FIG. 1: Apparatus for the oxidation of carbon blacks by ozone.
FIG. 1 shows a suitable fluid-bed apparatus for the batchwise oxidation of carbon black by ozone. The apparatus consists of a vertically arranged cylindrical treatment vessel (1). This has at its lower end a fluidizing section comprising a jacket (2) in the form of a truncated cone passing downwards from the cross-section of the cylinder, a conical upwardly-pointing displacing unit (3) inserted into the truncated cone and, at the lowest point of the fluidizing section, at least one substantially tangentially running inlet pipe (4) for the treatment gas. A relieving section (5) with an outlet pipe (6) for the waste gas is mounted above the treatment vessel (1). Carbon black can be introduced into the treatment vessel via the filler necks (8) for the carbon black. A sensor (9) Ts an indicator for controlling the height of the fluid bed. To produce the ozone, the treatment gas (air or oxygen) is passed through the ozone generator (7) prior to entry into the treatment vessel. The treatment vessel (1) has an internal diameter of 8 cm and a height of 1.5 m.
The carbon black is oxidized batchwise by means of the apparatus illustrated in FIG. 1. However, a continuous mode of operation can also be put into effect by an appropriate arrangement of the fluid bed.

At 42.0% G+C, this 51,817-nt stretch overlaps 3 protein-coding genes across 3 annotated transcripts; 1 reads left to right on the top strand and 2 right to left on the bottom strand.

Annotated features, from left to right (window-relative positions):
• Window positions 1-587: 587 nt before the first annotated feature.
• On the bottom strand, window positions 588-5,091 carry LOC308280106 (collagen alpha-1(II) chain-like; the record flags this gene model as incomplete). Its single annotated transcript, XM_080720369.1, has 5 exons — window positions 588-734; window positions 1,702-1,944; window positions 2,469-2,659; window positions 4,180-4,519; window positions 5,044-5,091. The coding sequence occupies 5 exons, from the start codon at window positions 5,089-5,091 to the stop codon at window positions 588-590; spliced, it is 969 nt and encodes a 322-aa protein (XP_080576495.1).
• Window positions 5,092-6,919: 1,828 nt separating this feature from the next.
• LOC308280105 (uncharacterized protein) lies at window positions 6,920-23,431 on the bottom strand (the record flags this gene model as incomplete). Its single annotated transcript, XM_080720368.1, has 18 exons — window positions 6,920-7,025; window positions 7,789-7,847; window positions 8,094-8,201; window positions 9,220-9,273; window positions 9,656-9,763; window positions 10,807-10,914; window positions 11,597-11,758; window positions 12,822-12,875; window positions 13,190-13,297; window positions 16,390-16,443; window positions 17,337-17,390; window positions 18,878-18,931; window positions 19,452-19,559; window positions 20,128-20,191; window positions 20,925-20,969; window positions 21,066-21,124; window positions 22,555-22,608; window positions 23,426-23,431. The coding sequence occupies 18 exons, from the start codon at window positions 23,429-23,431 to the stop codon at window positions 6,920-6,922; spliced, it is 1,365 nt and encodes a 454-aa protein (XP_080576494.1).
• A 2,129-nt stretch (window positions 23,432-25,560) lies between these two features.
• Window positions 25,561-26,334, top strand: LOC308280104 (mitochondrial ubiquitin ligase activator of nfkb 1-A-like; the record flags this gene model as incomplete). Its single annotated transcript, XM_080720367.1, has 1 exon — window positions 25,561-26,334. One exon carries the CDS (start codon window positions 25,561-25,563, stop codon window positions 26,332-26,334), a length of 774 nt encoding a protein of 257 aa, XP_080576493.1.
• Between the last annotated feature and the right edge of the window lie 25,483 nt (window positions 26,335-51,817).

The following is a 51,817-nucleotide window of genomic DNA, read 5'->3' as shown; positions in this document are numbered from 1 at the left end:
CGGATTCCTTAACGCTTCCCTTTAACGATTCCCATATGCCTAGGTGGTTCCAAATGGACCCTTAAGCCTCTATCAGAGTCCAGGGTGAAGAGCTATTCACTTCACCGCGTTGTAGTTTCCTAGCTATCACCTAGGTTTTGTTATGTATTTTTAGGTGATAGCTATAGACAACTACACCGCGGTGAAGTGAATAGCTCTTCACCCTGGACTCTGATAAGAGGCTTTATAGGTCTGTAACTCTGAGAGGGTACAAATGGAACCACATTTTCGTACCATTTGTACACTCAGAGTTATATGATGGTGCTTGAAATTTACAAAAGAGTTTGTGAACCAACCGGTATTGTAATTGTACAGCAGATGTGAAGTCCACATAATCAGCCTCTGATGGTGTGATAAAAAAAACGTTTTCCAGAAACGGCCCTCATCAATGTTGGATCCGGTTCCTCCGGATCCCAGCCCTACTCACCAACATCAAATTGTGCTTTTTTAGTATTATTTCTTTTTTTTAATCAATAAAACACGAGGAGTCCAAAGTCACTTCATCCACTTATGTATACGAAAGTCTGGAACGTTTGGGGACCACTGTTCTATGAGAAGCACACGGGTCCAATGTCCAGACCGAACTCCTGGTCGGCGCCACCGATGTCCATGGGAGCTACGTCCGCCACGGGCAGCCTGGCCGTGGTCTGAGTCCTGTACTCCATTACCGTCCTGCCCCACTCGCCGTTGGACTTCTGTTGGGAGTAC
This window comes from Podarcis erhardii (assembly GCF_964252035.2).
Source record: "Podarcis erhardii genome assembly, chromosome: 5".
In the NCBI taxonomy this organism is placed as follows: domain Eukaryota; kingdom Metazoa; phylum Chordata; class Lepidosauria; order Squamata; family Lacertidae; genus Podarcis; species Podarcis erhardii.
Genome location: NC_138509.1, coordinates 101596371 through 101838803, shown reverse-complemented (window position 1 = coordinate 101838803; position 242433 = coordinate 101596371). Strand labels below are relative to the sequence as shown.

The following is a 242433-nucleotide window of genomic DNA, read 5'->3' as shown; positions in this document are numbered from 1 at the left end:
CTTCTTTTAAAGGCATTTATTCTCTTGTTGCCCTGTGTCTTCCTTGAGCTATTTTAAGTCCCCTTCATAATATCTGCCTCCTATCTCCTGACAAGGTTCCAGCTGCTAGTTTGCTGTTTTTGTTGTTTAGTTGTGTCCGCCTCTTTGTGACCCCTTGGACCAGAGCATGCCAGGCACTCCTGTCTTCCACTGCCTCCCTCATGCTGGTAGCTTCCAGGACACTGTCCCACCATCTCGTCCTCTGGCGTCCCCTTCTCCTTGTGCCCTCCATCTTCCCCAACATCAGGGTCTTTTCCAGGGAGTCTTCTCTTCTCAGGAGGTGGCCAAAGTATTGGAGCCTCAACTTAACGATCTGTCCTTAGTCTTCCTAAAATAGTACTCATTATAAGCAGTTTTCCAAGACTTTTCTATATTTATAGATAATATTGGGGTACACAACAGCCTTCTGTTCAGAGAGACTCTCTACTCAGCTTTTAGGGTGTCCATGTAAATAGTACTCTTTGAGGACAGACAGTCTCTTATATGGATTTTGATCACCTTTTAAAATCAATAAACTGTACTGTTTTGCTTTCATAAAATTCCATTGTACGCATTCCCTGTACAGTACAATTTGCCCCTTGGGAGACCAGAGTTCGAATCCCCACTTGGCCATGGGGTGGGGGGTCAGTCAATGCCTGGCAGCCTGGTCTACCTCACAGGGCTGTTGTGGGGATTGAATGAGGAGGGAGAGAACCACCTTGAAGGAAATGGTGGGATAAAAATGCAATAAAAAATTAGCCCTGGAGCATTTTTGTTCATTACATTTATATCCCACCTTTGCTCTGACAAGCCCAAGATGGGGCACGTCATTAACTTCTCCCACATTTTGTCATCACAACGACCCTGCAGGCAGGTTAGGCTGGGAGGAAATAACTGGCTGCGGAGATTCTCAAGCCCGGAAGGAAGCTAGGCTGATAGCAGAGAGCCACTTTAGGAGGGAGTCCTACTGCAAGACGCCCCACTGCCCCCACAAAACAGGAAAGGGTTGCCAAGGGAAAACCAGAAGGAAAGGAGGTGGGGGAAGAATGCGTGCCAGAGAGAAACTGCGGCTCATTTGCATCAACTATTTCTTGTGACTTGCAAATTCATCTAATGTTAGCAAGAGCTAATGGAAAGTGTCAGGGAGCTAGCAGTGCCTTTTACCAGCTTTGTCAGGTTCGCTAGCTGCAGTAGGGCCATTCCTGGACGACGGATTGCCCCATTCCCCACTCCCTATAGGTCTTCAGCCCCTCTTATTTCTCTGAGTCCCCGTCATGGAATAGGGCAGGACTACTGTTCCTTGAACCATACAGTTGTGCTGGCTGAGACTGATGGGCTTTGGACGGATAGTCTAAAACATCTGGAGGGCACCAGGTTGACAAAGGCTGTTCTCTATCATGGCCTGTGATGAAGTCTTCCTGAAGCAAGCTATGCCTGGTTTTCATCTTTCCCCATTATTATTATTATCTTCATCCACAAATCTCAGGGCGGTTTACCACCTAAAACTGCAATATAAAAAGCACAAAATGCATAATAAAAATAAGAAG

An ozonizer having the following performance data was used for the oxidation tests:
Operating pressure: max. 0.6 bar
Carrier gas flow: max. 600 l/h
Cooling water: 40 l/h (15° C.)
Operating temperature: max. 35° C.
Generator voltage: 16 kV
The ozone concentration attainable is dependent on the generator voltage, on the flow of carrier gas and on its oxygen content. At a generator voltage of 16 kV, by using air a maximum of 12 g ozone/h is attained and by using oxygen a maximum of 25 g ozone/h is attained.
The channel black FW 1 was oxidised with ozone for different periods of time in the apparatus shown in FIG. 1 and then analyzed with-regard to those properties which are useful in a carbon black.
In all oxidation tests, the ozonizer was operated with a constant flow of air of 310 Nl/h. The fluid bed was loaded each time with 200 g of carbon black. For all tests, the reaction temperature was in the range between 20° and 30° C. Table 3 shows the results obtained after treating FW 1 for different lengths of time, compared with untreated FW 1 and with the commercially oxidized channel black FW 200.